Interest on the following loans will be excluded from the calculation of the exceeding borrowing costs:
- Loans of which the taxpayer has demonstrated that they have been concluded prior to 17 June 2016 to which, as of this date, no “fundamental” modifications have been made (i.e. modifications relating to, for instance, the contracting parties, the interest rate or the duration of the loan); and
- Loans concluded in execution of a qualifying public private partnership, where the project operator, borrowing costs, assets and income are all in the EU.
The new thin cap rule will not apply to certain companies active in the finance sector (e.g. credit institutions, investment companies, insurance companies, etc.) and “standalone” companies, i.e. companies that are not part of a group of companies, and satisfy certain other conditions. The draft repair law adds to this list companies with as sole or principal activity the financing of real estate through real estate certificates as well as certain finance lease and factoring companies.
Unlimited carry-forward of excess interest deduction (that has not been deducted during a previous taxable period) will be available through a new exemption. This exemption will be capped at an amount equal to the positive difference between the 30% EBITDA or EUR 3m maximum amount and the taxable period’s excess borrowing costs as defined above.
An annex will have to be added to the tax return, in order to benefit from the carry-forward deduction.
In case the taxpayer is part of a group, it will be possible to conclude an interest deduction agreement, whereby the non-utilised interest deduction capacity under the limitation rule can be transferred to another Belgian company or establishment of an EEA company that has been part of the group during the taxable period and is not excluded from this provision’s scope of application.
An interest deduction agreement will need to satisfy certain conditions, such as the payment of a compensation that cannot exceed the corporate tax that would have been due pending the transfer. This compensation will be exempt from tax in the hands of the transferor and disallowed in the hands of the transferee. The interest deduction agreement must be added to the tax return. A model will be issued by Royal Decree.
5:1 thin cap rule
The current 5:1 thin cap rule will remain applicable to arm’s length interest payments for (1) interest paid to beneficial owners located in tax havens (regardless of the date) and (2) intra-group interest paid pursuant to a loan agreement of which it has been demonstrated that it has been concluded prior to 17 June 2016 and not “fundamentally” modified since then.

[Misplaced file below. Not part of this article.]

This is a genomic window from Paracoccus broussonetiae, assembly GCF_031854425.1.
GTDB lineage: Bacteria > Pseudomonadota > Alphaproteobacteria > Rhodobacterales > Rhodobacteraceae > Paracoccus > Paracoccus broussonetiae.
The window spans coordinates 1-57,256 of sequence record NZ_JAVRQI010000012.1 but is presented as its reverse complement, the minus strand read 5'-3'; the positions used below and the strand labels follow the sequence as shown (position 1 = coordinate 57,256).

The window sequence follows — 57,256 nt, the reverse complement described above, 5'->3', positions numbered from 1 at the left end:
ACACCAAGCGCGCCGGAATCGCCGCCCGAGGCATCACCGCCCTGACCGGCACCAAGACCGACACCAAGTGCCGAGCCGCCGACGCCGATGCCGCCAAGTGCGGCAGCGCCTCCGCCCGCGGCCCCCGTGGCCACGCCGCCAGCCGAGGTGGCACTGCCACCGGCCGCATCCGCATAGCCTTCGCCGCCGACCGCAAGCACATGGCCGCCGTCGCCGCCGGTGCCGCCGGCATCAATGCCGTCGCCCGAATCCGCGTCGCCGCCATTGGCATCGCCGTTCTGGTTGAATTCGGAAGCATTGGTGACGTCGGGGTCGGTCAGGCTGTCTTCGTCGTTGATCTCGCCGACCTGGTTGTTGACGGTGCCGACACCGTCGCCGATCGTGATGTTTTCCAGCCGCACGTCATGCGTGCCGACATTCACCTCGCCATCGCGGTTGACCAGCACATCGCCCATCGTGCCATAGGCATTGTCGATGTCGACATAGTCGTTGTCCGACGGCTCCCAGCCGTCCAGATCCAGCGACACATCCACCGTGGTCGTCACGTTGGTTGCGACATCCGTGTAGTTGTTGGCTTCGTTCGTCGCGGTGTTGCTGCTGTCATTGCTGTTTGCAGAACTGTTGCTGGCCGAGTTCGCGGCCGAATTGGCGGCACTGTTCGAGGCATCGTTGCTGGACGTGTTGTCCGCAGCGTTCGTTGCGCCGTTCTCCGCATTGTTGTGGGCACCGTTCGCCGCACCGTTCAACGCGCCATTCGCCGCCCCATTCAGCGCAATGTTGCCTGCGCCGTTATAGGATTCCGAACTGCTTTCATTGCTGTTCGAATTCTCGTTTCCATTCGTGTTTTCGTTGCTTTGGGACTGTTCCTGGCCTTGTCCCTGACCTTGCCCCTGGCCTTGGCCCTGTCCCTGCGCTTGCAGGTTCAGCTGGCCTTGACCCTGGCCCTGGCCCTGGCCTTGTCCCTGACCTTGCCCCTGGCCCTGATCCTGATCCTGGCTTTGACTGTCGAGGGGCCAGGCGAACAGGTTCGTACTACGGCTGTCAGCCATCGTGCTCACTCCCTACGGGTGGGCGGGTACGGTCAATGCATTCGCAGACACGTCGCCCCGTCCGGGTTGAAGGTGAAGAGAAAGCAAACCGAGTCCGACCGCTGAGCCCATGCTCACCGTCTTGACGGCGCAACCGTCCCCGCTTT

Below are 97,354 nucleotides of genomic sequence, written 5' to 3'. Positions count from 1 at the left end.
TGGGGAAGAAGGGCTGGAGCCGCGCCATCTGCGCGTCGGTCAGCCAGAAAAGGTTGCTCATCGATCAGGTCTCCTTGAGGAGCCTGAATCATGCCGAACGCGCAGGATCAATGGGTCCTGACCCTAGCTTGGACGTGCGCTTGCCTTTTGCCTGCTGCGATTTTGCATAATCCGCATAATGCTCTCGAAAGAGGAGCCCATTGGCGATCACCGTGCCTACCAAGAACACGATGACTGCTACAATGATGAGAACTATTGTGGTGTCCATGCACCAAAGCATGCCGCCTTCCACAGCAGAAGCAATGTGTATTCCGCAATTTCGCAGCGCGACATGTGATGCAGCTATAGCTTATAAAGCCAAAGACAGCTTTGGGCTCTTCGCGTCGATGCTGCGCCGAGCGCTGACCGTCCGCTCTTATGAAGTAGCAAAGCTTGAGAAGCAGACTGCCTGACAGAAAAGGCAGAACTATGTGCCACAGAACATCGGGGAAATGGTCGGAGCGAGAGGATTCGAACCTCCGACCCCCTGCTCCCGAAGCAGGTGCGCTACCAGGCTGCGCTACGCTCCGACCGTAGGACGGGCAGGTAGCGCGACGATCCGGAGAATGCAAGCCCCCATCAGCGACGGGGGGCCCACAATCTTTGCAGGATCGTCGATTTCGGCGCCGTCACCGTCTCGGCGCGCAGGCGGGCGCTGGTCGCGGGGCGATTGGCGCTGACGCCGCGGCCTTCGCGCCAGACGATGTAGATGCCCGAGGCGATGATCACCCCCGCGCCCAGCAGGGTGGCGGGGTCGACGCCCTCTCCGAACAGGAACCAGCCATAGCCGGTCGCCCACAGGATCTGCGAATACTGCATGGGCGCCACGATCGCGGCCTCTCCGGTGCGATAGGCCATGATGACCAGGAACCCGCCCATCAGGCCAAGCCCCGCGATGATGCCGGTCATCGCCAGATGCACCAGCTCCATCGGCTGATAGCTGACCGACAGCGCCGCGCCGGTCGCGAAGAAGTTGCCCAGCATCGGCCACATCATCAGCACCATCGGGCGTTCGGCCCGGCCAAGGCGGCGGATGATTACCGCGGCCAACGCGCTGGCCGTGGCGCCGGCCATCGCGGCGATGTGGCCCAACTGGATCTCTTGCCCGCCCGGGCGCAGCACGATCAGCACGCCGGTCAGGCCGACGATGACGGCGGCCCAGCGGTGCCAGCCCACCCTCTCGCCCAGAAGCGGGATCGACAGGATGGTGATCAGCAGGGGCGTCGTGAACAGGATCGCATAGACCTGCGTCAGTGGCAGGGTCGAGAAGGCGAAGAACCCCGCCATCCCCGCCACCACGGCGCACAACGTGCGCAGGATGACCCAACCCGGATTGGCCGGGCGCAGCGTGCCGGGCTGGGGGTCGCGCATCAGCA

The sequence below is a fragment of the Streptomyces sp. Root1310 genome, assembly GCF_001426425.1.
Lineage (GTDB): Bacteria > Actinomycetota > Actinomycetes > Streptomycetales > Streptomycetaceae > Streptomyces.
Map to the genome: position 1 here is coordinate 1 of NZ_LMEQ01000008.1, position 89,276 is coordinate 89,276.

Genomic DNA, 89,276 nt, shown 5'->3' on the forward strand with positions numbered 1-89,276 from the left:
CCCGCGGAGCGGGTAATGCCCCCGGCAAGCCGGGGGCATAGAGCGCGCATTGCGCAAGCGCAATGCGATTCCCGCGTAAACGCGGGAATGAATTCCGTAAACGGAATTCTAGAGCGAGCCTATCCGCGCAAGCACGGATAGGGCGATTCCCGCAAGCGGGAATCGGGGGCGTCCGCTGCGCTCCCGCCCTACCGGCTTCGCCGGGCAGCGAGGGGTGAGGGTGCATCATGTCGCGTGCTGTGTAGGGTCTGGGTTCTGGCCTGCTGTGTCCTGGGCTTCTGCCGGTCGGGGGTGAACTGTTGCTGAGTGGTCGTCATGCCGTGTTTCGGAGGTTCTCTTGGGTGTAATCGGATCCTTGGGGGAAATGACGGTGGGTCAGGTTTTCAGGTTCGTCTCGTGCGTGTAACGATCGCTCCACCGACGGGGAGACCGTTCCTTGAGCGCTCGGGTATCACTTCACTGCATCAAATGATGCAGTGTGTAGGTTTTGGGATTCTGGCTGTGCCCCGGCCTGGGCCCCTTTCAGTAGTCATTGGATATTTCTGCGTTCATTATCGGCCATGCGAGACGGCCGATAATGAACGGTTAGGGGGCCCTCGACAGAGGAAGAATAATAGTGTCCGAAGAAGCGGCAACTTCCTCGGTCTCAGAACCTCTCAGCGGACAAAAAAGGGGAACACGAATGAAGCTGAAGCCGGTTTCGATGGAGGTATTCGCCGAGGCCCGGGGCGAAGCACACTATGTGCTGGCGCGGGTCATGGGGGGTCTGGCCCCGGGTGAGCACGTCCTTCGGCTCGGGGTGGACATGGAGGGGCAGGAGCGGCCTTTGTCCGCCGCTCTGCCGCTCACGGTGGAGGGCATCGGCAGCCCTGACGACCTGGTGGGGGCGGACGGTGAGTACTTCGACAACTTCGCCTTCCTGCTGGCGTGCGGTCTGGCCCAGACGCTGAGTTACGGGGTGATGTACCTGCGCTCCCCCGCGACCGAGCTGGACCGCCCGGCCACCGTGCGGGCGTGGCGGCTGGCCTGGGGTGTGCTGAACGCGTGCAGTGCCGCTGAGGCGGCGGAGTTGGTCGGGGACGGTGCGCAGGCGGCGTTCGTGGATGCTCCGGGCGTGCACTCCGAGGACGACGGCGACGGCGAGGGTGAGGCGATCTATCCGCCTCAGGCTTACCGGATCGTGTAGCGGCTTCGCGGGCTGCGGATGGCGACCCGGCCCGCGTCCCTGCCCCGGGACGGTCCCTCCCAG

The separate tax rate for capital gains on shares not meeting the minimum holding period requirement will be abolished, as its rate will equal, as of tax year 2021, the standard tax rate.
The investment reserve will be abolished.
Non-mortgage loans without fixed duration
Interest for non-mortgage loans without any fixed duration will only be tax deductible if the interest does not exceed the sum of
(i) the MFI rate for loans up to EUR 1m with a variable rate and an initial rate determination for a period of maximum 1 year, granted to non-financial companies and concluded during the month of November of the calendar year preceding the calendar year to which the interest relates, plus
This rate is published on the website of the National Bank of Belgium.
Interest paid pursuant to cash pooling agreements will be excluded from this new rule.
This new rule is applicable to interest relating to periods after 31 December 2019.
1:1 thin cap rule
The notion of “money loan” (“geldlening / prêt d’argent”) will be replaced by the broader concept of “receivable” (“vordering / créance”).
This amendment is applicable to interest relating to periods after 31 December 2019.
Discounts on non-depreciable tangible or intangible fixed assets, or financial fixed assets, recorded in the P&L account in accordance with accounting law, will no longer be tax deductible where the asset’s purchase price is lower than the asset’s fair market value increased with the discount.
SME’s will also have to comply with the rule that the first depreciation (during the year of acquisition or production) must be limited pro rata temporis.
The double-declining balance depreciation method (“degressieve afschrijving / amortissement dégressif”) will be abolished for corporate tax purposes.
SME’s will (continue to) be allowed to deduct ancillary costs related to the acquisition of tangible or intangible fixed assets either immediately or over the same period as the principal amount. MNE’s will not have this option. They will need to deduct the ancillary costs over the asset’s depreciation period.
New benefit in kind
As of tax year 2021, the benefit in kind (BIK) for a “plug-in” hybrid will be adjusted.
A plug-in hybrid is a vehicle that (i) has been purchased as of 1 January 2018, (ii) is equipped with both an electric battery and a fuel engine, but (iii) where the battery has an energy capacity of less than 0.5 kWh per 100 kg of car weight or where the emission is higher than 50 grams CO2 per km. All plug-in hybrids purchased before that date will continue to be governed by the existing rules.